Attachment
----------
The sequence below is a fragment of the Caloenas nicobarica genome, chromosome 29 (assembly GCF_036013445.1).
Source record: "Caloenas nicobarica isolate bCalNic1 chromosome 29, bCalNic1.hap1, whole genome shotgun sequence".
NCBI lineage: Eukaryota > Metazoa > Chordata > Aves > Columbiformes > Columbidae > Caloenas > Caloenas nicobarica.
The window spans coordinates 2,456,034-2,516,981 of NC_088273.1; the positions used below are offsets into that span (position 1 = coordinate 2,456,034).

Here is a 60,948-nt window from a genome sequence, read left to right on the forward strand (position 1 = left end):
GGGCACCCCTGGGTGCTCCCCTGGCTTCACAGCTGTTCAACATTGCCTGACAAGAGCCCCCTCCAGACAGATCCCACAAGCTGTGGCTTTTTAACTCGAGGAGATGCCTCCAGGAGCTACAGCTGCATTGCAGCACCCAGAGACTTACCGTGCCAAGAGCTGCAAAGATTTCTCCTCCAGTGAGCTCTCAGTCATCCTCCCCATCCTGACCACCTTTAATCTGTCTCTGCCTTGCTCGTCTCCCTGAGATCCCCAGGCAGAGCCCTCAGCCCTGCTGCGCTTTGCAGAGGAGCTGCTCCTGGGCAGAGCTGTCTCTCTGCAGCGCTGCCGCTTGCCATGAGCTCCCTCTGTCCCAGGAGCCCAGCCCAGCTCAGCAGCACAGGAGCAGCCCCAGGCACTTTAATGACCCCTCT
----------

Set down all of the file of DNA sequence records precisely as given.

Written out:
The sequence below is a fragment of the Caloenas nicobarica genome, chromosome 29 (assembly GCF_036013445.1).
Source record: "Caloenas nicobarica isolate bCalNic1 chromosome 29, bCalNic1.hap1, whole genome shotgun sequence".
NCBI lineage: Eukaryota > Metazoa > Chordata > Aves > Columbiformes > Columbidae > Caloenas > Caloenas nicobarica.
The window spans coordinates 2,456,034-2,516,981 of NC_088273.1; the positions used below are offsets into that span (position 1 = coordinate 2,456,034).

Here is a 60,948-nt window from a genome sequence, read left to right on the forward strand (position 1 = left end):
GGGCACCCCTGGGTGCTCCCCTGGCTTCACAGCTGTTCAACATTGCCTGACAAGAGCCCCCTCCAGACAGATCCCACAAGCTGTGGCTTTTTAACTCGAGGAGATGCCTCCAGGAGCTACAGCTGCATTGCAGCACCCAGAGACTTACCGTGCCAAGAGCTGCAAAGATTTCTCCTCCAGTGAGCTCTCAGTCATCCTCCCCATCCTGACCACCTTTAATCTGTCTCTGCCTTGCTCGTCTCCCTGAGATCCCCAGGCAGAGCCCTCAGCCCTGCTGCGCTTTGCAGAGGAGCTGCTCCTGGGCAGAGCTGTCTCTCTGCAGCGCTGCCGCTTGCCATGAGCTCCCTCTGTCCCAGGAGCCCAGCCCAGCTCAGCAGCACAGGAGCAGCCCCAGGCACTTTAATGACCCCTCT